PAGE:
A further link in the cultural network which can begin to explain the power structure within the BBC at that time is further revealed by Miall on the same page:

'Much of his time at the university (Cambridge) was spent in acting and journalism. One of his closet friends there was Lance Sieveking, the tall, good-looking godson of G.K Chesterton.'

It could not be said that Val Gielgud obtained his first job at the BBC as a result of meritocracy and he admits this by implication in his autobiography 'Years of the Locust':

'It might perhaps be more strictly true to say that two very good friends of mine were both anxious for my welfare - and perhaps both thought that the amenities of their work would be increased by my official society. Lance Sieveking urged my intelligence upon Roger Eckersley, at that time Director of Programmes. Eric Maschwitz murmured of my merits into the ear of Gladstone Murray, Director of Public Relations.'

p 67, Gielgud, V (1947) Years of the Locust, London, Brussels: Nicholson & Watson.

It also seems that meritocracy was hardly the explanation for his meteoric rise to the position of Head of Productions in January 1929 which was not a post that had been externally advertised. Miall in his 1994 book offers an explanation:

'...Val Gielgud who was soon promoted from the Listeners' Letters page to become Director of Productions. This move followed Gielgud's skilful direction of a BBC staff amateur dramatic show in which Reith gave a surprisingly comic performance as a drunken broker's man.'

p 34 Miall, L (1994) 'Inside The BBC, British Broadcasting Characters', London: Weidenfeld & Nicolson.

More amplification on how Gielgud successfully inveigled himself into John Reith's affections is provided on page 71 of 'Years of the Locust':

'True, I had at the end of 1928 produced a cast of amateurs, including Sir John Reith and Admiral Carpendale, in Tilly of Bloomsbury at the Rudolf Steiner Hall. It seemed to go pretty well, without most of the devastating incidents so common to most amateur theatricals. And there were those who said that Sir John must have considered that if I had had the nerve to tell him what to do on a stage, I ought to be able to do likewise with actors in a studio!'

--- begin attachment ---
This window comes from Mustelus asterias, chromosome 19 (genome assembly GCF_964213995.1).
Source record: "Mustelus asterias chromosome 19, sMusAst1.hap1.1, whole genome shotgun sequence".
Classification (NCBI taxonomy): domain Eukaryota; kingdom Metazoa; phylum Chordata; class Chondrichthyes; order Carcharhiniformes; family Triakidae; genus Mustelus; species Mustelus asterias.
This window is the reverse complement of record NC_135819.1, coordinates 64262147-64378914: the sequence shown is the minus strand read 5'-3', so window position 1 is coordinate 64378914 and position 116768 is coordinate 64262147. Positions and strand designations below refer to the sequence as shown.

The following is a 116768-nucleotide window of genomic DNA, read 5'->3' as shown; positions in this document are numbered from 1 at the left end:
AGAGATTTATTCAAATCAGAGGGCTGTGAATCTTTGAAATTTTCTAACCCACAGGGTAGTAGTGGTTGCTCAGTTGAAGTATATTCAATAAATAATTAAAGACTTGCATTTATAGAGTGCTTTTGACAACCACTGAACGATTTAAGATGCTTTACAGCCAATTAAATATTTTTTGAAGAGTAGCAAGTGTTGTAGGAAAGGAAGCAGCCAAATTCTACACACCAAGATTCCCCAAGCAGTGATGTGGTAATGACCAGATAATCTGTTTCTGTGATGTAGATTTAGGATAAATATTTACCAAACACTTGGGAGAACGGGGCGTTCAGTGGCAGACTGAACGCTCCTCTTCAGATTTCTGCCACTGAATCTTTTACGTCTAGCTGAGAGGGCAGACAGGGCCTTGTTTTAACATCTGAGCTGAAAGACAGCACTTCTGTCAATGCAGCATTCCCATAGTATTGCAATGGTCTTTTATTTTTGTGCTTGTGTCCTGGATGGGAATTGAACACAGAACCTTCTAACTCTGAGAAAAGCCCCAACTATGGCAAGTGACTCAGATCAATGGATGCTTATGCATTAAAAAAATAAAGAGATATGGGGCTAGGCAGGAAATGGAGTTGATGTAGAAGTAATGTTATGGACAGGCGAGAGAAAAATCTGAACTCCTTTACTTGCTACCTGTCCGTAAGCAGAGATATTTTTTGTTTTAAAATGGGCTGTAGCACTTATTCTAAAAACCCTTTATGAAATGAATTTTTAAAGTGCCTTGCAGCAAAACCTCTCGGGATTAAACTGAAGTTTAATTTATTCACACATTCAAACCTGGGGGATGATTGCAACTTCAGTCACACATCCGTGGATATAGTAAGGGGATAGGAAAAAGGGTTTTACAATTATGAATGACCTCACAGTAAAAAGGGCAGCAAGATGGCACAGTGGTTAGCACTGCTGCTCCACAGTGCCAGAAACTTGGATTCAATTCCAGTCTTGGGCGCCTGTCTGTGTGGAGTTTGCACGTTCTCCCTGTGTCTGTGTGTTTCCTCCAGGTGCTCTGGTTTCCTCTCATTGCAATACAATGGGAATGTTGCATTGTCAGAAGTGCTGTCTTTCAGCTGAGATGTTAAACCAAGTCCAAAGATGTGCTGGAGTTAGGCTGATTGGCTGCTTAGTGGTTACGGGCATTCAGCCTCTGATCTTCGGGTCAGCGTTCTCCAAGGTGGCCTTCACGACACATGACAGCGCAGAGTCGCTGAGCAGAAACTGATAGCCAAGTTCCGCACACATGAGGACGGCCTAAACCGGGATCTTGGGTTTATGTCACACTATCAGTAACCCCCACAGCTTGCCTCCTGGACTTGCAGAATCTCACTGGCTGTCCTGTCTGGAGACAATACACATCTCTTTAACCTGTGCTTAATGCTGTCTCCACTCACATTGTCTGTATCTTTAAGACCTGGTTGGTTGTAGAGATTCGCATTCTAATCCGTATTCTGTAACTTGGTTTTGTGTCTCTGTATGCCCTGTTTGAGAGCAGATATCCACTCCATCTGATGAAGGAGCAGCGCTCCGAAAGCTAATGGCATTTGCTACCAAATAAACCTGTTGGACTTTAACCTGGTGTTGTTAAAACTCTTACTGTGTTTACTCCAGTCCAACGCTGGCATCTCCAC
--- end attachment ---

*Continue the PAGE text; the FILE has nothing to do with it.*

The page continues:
'Tilly of Bloomsbury'- B.B.C. Amateur Dramatic Society, 1928. Reith is standing back row fourth from left. Gielgud is sitting down first row, first on the left.


Gielgud had never produced a radio play.

He was by his own admission 'profoundly ignorant of the department's problems'.

He evaluated his attitude towards broadcast drama as that of an average supercilious listener who believed that a play 'that could only be heard must have something basically inadequate about it. '

Alan Beck postulates that there is considerable evidence that Gielgud had set about soundly trashing the work and reputation of R E Jeffrey. The use of expressions such as:

'I saw the broadcasting of plays grow from an indifferent joke to professional maturity..' p 8, Gielgud, V (1957) British Radio Drama 1922-56, London: Harrap)

'Production methods were largely those of trial and error' (p 4, Gielgud V, [10/01/1947] London: The Radio Times

'It could not but seem that an appointment of such a youthful "outsider" must imply a reflection upon the department in general, and upon its older hands in particular... R E Jeffrey and Cecil Lewis had proved that a drama, which should be a genuine drama of the air, was a real and exciting possibility.' (pp 71-72 Gielgud, V (1947) Years of the Locust, London & Brussels: Nicholson and Watson)

Beck is convincing in his research and argument that Gielgud sought to praise and elevate the achievements of Jeffrey's second-in-command Howard Rose even to the extent of crediting Rose with landmark developments which other sources indicate belong to Jeffrey. These include the director's credit for Reginald Berkeley's 'The White Chateau' and being the first to use the dramatic mixing panel in a dramatic production.